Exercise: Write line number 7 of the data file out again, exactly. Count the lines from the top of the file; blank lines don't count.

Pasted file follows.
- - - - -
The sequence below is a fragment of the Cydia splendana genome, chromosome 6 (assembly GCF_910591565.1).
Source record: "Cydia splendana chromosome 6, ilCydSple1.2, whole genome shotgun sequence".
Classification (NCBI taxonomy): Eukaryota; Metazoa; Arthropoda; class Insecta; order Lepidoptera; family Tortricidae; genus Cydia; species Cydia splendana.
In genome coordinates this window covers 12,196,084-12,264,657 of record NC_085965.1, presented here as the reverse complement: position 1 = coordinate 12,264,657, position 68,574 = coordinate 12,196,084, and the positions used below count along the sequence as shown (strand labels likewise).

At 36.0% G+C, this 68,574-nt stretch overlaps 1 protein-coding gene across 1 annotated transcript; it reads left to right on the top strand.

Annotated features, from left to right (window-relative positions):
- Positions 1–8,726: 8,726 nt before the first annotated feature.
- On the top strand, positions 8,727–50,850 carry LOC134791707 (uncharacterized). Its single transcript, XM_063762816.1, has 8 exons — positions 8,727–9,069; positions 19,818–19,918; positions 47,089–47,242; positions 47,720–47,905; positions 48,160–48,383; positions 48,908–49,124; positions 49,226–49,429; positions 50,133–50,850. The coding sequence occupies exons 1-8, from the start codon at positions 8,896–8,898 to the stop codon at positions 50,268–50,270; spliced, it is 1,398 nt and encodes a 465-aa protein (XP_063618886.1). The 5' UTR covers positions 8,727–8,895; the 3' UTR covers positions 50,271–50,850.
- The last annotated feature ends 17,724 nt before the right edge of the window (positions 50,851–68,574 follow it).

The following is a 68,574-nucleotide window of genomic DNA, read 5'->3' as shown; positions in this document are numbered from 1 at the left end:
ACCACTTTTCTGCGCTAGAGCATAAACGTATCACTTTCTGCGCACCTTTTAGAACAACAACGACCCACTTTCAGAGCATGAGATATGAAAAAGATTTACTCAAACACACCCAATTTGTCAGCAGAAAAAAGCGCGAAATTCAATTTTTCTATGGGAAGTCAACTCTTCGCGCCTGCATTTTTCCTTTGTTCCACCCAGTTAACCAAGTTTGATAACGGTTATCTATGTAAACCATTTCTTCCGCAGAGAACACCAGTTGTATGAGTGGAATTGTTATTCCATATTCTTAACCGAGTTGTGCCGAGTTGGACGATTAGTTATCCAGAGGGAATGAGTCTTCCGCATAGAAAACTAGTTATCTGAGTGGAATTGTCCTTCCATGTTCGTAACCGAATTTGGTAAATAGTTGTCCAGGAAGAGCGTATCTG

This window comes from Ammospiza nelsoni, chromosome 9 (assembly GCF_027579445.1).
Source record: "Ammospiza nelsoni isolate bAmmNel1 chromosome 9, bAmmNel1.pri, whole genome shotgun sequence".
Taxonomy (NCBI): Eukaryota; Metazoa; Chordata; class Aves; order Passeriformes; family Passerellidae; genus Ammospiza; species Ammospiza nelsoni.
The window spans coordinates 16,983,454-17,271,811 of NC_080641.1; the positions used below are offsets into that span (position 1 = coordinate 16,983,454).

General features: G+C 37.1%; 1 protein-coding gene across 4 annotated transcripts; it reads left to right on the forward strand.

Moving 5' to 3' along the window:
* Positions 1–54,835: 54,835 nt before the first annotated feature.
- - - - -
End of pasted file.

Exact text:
- Positions 1–8,726: 8,726 nt before the first annotated feature.